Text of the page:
By encouraging evidence-based approaches in civil legal assistance, the federal government can help service providers target resources more efficiently.
Legal Aid Attorneys
This is a review of the foreclosure crisis including the number of persons without legal representation in selected counties with high rates of foreclosure, why having a lawyer matters, the barriers to legal representation, concluding with recommendations.
This two-page fact sheet lists five ways the civil legal aid also yields substantial economic benefits.
An Analysis of the Economic Impacts and Social Benefits of Assistance Provided by Alaska Legal Services Corporation
ALSC has in economic impacts alone, has exceeded the dollars invested by a ratio of five to one. ALSC’s efforts stabilize and sustain families, save people’s homes from foreclosure, secure federal benefits denied eligible Alaskans, maintain communities, and make society safer.
Investments made in 2011 in three of Georgia’s largest legal aid organizations — Atlanta Legal Aid Society, Atlanta Volunteer Lawyers Foundation, and Georgia Legal Services Program — yielded total economic impacts amounting to 8.5 times the invested funds.
An Assessment of the Economic and Societal Impacts of Three Legal Services Programs Funded by The Marin Community Foundation 2009-2012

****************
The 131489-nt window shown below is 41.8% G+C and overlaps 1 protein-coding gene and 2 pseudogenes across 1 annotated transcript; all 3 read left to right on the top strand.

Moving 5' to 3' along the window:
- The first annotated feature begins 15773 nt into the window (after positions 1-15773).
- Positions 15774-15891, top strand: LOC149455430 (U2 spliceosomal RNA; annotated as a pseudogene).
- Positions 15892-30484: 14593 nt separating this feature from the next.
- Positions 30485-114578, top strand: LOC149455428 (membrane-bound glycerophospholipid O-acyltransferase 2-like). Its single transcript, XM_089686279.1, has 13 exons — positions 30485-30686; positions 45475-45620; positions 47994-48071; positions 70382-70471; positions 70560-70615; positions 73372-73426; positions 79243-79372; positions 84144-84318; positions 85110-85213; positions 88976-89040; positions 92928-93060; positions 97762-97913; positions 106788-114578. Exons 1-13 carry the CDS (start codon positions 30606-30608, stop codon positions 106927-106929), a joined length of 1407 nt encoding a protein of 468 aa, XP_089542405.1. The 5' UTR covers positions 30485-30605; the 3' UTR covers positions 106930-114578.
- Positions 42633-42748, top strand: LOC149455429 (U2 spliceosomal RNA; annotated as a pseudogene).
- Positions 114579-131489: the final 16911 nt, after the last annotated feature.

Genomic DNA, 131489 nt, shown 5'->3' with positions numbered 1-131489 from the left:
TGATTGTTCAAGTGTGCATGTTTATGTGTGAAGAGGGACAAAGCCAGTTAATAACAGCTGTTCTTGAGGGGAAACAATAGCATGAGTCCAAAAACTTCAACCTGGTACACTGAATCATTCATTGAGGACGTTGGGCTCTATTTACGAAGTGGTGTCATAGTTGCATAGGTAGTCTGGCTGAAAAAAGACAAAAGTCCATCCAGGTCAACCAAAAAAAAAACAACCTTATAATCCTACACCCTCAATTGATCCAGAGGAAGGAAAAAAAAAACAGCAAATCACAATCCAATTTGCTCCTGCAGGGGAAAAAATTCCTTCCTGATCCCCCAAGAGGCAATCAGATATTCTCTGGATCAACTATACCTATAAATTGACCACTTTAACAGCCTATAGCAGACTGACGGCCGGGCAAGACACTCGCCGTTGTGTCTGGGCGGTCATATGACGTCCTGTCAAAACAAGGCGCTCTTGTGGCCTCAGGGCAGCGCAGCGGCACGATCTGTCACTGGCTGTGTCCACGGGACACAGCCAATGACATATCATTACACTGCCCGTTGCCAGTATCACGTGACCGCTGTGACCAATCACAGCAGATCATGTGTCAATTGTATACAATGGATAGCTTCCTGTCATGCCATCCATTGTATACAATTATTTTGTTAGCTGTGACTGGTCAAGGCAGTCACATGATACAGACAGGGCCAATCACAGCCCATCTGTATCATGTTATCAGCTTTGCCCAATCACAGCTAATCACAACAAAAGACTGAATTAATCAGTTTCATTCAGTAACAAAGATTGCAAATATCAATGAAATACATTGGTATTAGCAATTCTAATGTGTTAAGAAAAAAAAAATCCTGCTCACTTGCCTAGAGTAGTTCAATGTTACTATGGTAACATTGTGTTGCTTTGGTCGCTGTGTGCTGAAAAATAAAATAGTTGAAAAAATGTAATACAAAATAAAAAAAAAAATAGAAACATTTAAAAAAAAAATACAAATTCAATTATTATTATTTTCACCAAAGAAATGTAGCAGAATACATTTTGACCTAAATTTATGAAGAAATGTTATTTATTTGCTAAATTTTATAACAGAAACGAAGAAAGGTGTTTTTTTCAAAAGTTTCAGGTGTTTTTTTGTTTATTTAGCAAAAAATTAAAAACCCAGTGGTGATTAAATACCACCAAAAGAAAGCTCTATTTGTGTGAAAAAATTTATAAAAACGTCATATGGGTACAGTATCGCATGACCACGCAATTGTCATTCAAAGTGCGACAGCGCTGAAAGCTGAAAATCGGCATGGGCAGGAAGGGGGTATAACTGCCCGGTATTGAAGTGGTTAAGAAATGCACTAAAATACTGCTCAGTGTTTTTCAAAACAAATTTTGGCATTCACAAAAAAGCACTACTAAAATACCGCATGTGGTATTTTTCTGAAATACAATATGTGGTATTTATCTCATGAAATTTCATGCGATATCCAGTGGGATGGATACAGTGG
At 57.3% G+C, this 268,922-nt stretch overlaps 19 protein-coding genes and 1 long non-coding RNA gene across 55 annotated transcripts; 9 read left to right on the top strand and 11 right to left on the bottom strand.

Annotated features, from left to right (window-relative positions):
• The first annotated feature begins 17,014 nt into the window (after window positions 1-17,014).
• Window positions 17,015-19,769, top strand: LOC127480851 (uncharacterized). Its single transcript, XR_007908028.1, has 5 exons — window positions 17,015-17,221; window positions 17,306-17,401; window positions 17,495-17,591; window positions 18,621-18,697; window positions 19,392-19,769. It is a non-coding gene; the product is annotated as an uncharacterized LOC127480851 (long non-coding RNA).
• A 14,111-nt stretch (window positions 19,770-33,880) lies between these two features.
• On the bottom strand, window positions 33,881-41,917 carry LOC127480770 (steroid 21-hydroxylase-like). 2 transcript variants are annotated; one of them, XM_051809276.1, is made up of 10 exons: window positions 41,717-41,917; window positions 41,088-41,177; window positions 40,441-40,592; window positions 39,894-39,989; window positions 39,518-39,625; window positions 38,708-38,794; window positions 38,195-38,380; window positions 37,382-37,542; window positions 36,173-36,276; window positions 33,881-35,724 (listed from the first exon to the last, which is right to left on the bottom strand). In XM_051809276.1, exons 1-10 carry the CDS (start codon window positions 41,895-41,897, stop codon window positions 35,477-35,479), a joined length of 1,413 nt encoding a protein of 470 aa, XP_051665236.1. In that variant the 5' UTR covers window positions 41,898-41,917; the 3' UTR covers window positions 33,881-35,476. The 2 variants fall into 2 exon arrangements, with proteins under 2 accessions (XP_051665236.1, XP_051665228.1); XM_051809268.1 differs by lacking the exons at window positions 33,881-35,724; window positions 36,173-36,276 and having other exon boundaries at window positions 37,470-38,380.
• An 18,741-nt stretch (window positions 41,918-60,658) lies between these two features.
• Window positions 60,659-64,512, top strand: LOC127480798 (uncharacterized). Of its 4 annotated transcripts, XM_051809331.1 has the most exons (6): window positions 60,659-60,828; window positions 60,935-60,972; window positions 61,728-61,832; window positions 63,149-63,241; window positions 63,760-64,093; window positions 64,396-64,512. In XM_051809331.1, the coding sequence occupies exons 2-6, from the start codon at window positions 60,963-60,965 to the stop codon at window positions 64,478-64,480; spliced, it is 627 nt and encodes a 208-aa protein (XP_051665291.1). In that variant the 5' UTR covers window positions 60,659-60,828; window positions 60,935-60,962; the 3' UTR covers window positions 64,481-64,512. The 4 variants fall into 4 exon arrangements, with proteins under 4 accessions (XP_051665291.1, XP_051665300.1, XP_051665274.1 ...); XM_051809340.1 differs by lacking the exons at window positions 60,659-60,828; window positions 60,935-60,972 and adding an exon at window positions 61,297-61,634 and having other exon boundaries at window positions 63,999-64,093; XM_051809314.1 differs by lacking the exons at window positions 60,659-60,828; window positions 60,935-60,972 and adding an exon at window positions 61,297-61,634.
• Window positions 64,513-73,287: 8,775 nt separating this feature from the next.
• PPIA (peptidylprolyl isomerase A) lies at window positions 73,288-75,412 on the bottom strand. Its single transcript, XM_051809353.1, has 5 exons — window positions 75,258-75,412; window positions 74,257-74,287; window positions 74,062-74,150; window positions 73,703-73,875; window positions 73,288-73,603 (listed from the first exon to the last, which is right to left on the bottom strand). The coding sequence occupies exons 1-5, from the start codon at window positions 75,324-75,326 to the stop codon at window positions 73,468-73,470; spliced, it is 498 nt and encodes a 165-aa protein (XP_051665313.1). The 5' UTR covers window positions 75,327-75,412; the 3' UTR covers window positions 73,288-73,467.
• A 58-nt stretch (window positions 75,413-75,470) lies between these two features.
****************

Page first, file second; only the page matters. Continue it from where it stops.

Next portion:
Three organizations in Marin County, California — Legal Aid of Marin (LAM), Family and Children’s Law Center (FACLC), and Canal Alliance’s Immigration Legal Services (CA-ILS) — in aggregate helped clients in more than 17,000 cases and yielded $38.3 million in economic benefits and cost savings to the entire Marin community during 2009-2012.
The Economic Impact of Civil Legal Services in New Hampshire: Achieving Justice and Boosting the Economy
Civil Legal Services by three New Hampshire legal aid organizations together yielded total economic impact of $84.4 million during 2011.
During the two year period, NHLA helped North Country clients obtain federal disability benefits and health care coverage worth more than $1,589,637. The program cost $270,000 to run.
In 2010, Ohio’s legal aid entities operated with a budget of $49.1 million. This in turn, generated an additional $56.8 million in economic output across Ohio — a return of 115% for every dollar invested.
Charm writes that legal needs are highly elastic: resources will never be adequate to address every problem. There will always be constraints and because of that, the legal profession is not ready for legal services for all. Instead, public policy must involve resource targeting and rationing.